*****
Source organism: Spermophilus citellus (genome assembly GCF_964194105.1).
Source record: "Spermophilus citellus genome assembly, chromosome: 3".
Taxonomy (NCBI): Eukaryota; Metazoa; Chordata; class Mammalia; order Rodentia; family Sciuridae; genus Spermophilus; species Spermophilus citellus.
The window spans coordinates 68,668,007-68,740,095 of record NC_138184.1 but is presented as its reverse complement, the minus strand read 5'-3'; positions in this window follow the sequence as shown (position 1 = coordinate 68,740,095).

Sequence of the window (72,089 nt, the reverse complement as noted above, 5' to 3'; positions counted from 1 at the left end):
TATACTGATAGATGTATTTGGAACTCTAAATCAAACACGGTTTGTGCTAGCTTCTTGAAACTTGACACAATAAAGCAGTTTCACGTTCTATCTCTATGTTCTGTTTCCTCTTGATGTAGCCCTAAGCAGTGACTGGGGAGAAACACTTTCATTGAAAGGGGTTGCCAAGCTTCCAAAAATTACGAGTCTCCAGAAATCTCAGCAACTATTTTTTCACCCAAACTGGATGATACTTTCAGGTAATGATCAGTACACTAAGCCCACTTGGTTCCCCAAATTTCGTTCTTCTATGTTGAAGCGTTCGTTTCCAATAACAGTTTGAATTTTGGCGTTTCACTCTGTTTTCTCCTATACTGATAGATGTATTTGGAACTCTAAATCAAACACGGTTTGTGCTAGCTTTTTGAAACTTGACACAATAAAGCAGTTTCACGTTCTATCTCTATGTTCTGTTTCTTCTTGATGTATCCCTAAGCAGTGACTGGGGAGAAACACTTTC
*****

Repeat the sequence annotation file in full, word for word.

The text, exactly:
Source organism: Spermophilus citellus (genome assembly GCF_964194105.1).
Source record: "Spermophilus citellus genome assembly, chromosome: 3".
Taxonomy (NCBI): Eukaryota; Metazoa; Chordata; class Mammalia; order Rodentia; family Sciuridae; genus Spermophilus; species Spermophilus citellus.
The window spans coordinates 68,668,007-68,740,095 of record NC_138184.1 but is presented as its reverse complement, the minus strand read 5'-3'; positions in this window follow the sequence as shown (position 1 = coordinate 68,740,095).

Sequence of the window (72,089 nt, the reverse complement as noted above, 5' to 3'; positions counted from 1 at the left end):
TATACTGATAGATGTATTTGGAACTCTAAATCAAACACGGTTTGTGCTAGCTTCTTGAAACTTGACACAATAAAGCAGTTTCACGTTCTATCTCTATGTTCTGTTTCCTCTTGATGTAGCCCTAAGCAGTGACTGGGGAGAAACACTTTCATTGAAAGGGGTTGCCAAGCTTCCAAAAATTACGAGTCTCCAGAAATCTCAGCAACTATTTTTTCACCCAAACTGGATGATACTTTCAGGTAATGATCAGTACACTAAGCCCACTTGGTTCCCCAAATTTCGTTCTTCTATGTTGAAGCGTTCGTTTCCAATAACAGTTTGAATTTTGGCGTTTCACTCTGTTTTCTCCTATACTGATAGATGTATTTGGAACTCTAAATCAAACACGGTTTGTGCTAGCTTTTTGAAACTTGACACAATAAAGCAGTTTCACGTTCTATCTCTATGTTCTGTTTCTTCTTGATGTATCCCTAAGCAGTGACTGGGGAGAAACACTTTC